And it will be noticed that the experience to be retained is itself
becoming a dwindling fauna, clung to by sentimentalists, from afar,
who still lay aside their machines for days at a time and secretly
yearn for the imaginary liberties of the ages of forgetting.
Many of these works, such as “The Roofs” and “The Fountain,” read like parables or fairy tales, with some—such as “The Devil’s Pig,” “A Fable of the Buyers,” and “The Chart”—echoing the surreal, philosophical manner of Franz Kafka and Jorge Luis Borges. Merwin’s prose, whether closer to fiction or to memoir, is an oddly complementary contrast to his poetry and offers a trove of surprises, delights, and revelations. So, too, do his translations, which the magazine printed in the seventies, from the Russian, of Osip Mandelstam, and, from the Spanish, of Roberto Juarroz.
Well through the turn of the twenty-first century, Merwin continued to hone his poetic vision, which extended the tradition of American Transcendentalism. In 1994’s “Vixen”—which Matthea Harvey read on The New Yorker’s poetry podcast, in 2015—the delineations between poet, poem, and subject dissolve. “I have waked and slipped from the calendars / from the creeds of difference and the contradictions / that were my life and all the crumbing fabrications,” Merwin writes, imploring, “let my words find their own / places in the silence after the animals.” He won a second Pulitzer Prize for his 2008 collection, “The Shadow of Sirius,” which contains “The Nomad Flute,” “A Letter to Su T’ung Po,” and “A Single Autumn,” which James Richardson discussed on the poetry podcast, praising Merwin’s “need to live in a world where the simplest things had stories, where the stones in the garden were growing things for themselves.” “The Shadow of Sirius” also includes “Rain Light,” which portrays “the washed colors of the afterlife / that lived there long before you were born,” imploring us to “see how they wake without a question / even though the whole world is burning.” That final line provides the title of a documentary about Merwin and his cultivation of a palm-tree forest in Hawaii, which, along with his literary legacy, is protected by the Merwin Conservancy. In 2017, writing on “The Essential W. S. Merwin,” Dan Chiasson remarked that “his poems, like that forest, are a kind of time preserve. . . . Many of them will be around as long as the palms.”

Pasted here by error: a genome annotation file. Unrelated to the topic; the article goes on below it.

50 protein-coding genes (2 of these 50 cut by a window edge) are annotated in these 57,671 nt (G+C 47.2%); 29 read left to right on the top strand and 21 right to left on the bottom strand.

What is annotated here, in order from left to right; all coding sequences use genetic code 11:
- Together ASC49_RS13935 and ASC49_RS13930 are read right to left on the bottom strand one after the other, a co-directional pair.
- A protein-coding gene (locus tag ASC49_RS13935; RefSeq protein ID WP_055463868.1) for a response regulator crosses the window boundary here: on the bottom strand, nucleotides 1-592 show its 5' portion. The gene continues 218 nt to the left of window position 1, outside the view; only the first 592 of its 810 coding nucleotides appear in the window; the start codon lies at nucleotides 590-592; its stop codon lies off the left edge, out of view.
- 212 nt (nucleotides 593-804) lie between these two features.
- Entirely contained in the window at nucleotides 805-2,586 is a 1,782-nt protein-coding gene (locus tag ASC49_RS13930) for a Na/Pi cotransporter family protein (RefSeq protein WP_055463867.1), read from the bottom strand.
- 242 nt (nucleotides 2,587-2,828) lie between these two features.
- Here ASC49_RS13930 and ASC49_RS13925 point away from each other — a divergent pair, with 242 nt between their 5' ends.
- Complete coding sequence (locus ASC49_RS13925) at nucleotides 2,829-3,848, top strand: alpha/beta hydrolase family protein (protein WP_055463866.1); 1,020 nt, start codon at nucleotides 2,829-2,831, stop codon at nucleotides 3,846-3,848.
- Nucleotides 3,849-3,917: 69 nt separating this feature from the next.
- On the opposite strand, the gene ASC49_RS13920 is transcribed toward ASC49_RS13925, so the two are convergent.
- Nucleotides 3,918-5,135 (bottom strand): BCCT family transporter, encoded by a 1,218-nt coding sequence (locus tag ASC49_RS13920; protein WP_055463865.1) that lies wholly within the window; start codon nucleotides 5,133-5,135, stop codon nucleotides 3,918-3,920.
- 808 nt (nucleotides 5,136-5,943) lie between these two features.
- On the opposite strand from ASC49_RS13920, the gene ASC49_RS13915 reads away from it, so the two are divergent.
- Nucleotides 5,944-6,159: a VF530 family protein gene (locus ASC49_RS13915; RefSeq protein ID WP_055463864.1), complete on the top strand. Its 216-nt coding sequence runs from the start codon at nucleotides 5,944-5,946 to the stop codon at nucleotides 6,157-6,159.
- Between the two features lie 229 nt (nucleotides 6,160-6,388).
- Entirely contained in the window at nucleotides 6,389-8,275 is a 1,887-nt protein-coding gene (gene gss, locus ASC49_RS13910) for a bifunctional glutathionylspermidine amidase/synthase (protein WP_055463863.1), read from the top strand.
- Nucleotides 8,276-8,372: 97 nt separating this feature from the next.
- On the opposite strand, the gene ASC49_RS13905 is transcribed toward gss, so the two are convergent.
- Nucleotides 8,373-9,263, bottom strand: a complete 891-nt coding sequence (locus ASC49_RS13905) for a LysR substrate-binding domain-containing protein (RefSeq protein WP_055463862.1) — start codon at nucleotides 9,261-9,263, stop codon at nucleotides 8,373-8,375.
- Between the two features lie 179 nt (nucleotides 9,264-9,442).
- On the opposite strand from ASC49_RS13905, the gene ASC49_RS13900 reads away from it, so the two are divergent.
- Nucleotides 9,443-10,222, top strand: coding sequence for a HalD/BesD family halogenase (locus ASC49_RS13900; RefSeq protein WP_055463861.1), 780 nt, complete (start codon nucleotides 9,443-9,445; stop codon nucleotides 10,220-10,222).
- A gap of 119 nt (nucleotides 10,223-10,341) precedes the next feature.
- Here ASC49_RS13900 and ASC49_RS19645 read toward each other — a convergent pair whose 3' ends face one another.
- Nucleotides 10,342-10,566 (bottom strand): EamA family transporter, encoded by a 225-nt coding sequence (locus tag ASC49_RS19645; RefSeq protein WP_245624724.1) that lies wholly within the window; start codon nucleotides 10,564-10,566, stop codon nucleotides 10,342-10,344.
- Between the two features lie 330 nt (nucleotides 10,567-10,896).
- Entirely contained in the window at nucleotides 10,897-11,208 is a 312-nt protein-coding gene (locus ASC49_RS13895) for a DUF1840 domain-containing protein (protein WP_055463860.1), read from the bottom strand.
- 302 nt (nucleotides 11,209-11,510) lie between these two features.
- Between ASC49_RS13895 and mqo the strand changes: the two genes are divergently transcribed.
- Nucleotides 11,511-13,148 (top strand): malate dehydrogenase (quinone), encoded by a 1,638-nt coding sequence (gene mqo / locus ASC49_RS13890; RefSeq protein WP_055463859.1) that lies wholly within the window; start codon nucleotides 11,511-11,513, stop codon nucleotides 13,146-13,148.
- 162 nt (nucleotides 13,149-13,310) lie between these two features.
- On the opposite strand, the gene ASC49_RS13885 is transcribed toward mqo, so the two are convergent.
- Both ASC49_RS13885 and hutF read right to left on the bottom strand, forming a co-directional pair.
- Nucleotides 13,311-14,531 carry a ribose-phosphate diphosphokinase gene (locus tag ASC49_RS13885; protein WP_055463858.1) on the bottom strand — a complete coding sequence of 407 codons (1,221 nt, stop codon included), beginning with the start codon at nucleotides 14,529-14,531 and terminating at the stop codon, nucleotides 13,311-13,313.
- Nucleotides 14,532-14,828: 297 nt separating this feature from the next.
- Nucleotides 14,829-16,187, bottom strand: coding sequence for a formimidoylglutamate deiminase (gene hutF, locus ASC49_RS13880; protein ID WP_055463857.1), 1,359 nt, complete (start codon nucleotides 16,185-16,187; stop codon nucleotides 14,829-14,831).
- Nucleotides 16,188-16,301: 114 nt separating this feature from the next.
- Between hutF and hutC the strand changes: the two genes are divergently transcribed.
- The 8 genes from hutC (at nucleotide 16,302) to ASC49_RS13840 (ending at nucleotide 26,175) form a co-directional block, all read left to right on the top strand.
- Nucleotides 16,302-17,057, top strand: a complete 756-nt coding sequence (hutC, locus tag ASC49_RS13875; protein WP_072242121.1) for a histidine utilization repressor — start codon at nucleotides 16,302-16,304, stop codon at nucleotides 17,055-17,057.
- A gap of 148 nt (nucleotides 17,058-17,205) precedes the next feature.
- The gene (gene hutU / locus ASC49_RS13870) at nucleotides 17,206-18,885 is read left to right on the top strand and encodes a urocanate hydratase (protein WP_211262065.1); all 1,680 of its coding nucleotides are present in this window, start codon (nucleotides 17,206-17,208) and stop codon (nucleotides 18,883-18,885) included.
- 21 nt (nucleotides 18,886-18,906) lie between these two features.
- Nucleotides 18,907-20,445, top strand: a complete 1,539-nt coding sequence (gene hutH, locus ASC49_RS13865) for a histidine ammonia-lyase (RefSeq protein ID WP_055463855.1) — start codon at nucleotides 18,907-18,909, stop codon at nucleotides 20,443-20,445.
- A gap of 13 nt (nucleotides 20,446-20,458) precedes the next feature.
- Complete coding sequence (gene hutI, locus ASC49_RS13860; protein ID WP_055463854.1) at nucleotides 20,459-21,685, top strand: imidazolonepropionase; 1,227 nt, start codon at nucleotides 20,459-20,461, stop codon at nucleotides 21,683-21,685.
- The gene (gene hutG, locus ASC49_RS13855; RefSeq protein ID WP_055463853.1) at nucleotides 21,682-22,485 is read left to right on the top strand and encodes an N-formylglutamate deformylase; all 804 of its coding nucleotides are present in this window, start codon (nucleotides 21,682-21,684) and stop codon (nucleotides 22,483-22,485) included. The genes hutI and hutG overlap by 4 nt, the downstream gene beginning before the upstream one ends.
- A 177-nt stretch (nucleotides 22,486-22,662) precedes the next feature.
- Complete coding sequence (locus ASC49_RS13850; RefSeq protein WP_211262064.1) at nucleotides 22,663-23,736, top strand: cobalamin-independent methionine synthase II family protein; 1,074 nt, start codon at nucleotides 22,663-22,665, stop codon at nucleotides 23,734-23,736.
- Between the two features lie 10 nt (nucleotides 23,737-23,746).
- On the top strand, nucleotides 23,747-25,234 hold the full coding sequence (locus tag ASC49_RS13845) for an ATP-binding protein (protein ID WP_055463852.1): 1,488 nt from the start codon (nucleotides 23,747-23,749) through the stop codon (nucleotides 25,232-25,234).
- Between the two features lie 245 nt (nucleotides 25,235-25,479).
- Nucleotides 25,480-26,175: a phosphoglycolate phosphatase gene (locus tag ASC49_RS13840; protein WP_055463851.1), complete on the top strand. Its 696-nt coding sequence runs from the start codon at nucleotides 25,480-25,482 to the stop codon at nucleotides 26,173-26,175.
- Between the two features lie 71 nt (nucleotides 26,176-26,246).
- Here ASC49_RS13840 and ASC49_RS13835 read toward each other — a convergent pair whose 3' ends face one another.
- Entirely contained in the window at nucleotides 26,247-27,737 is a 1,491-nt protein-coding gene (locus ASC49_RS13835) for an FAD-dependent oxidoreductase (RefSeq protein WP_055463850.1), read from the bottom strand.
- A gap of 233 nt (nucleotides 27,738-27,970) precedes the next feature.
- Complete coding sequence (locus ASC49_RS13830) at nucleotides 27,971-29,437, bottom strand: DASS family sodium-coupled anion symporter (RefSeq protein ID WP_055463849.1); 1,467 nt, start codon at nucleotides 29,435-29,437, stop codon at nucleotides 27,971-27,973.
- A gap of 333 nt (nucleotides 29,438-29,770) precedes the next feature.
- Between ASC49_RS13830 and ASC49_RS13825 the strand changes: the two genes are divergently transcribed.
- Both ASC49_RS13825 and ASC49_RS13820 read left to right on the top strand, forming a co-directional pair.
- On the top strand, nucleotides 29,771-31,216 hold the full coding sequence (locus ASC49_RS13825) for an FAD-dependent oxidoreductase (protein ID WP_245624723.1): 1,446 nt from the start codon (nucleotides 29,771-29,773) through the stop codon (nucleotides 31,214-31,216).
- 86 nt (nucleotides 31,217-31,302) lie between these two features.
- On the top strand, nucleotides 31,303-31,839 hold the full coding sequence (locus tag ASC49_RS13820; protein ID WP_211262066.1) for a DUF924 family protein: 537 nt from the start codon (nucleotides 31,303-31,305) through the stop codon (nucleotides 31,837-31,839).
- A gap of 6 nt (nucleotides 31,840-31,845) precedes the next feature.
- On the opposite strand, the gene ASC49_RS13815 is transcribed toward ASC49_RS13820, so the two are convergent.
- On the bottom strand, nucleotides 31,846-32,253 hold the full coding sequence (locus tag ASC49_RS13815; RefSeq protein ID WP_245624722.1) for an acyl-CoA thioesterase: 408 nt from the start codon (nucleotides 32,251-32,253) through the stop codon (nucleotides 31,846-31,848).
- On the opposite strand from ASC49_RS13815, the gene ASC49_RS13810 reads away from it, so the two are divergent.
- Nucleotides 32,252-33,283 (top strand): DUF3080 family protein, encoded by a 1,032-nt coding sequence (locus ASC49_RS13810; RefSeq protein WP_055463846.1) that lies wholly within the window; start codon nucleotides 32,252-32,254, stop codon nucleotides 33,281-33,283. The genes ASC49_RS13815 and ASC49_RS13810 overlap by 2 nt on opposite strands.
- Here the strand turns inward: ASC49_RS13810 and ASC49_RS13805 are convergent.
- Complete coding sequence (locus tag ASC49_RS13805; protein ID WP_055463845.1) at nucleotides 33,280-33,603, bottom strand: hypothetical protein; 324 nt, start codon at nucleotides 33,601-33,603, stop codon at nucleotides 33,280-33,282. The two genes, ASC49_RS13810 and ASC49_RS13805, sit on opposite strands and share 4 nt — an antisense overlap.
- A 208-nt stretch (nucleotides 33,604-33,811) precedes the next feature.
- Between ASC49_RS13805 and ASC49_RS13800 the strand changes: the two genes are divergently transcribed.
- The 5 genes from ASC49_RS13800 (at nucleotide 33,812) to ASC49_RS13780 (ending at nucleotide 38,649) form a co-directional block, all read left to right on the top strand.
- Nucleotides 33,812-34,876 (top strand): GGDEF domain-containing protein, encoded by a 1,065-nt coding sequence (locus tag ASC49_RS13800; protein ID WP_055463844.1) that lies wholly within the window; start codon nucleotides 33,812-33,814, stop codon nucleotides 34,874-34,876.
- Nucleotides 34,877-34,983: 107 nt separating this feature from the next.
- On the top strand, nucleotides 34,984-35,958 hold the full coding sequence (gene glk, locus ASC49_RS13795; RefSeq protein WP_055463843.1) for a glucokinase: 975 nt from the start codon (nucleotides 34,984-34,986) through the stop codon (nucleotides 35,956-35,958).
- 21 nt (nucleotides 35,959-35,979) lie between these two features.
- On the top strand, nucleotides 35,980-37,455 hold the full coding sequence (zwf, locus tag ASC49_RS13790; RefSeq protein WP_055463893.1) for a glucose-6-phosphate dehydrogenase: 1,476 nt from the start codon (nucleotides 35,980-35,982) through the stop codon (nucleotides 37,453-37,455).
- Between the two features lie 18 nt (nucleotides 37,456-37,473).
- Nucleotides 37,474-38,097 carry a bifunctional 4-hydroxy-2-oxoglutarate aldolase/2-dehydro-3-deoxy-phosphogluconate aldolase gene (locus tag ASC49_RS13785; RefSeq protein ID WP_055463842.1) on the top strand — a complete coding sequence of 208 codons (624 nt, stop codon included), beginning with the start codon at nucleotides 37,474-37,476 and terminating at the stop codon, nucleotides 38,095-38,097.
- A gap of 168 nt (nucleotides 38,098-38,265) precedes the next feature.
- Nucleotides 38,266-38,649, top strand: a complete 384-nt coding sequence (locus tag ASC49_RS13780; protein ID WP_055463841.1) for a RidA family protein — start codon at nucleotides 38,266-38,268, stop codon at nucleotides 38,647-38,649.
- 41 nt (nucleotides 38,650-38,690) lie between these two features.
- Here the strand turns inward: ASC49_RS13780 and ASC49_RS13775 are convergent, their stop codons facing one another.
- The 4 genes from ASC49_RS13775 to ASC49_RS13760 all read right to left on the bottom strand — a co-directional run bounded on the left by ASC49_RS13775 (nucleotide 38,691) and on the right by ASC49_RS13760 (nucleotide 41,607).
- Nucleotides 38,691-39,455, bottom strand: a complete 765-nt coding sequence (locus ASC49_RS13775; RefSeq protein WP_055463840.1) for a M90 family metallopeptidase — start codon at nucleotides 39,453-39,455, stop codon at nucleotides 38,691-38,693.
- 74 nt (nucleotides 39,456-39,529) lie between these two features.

Indeed, Merwin’s last poems in The New Yorker are committed, above all, to the question of what lasts, and how, in a world essentially characterized by impermanence. In “A Message to Po Chu-I,” the poet becomes the custodian of an ancient tradition but has no one to pass it along to. “I have been wanting to let you know / the goose is well he is here with me,” he writes, “but I have never known / where he would go after he leaves me.” In 2014’s “Living with the News,” whose title refers both to what “is not mentioned on the front pages / but somewhere far back near the real estate” and to “what the doctor comes to say,” the author asks, “Can I get used to it day after day,” confessing, “this is not the world that I remember.” Merwin’s final poem in the magazine, “The Blackboard,” relates a projection of his childhood, finding that “The question itself has not changed / but only the depths of memory / through which it rises.” Yet, in the end, he lets go, the stuff of the poem and the poet falling away, as if, at last, to rejoin the elements: “and where are they now the sins of omission / where is the cloud the schoolyard the dream / even now I am forgetting them.”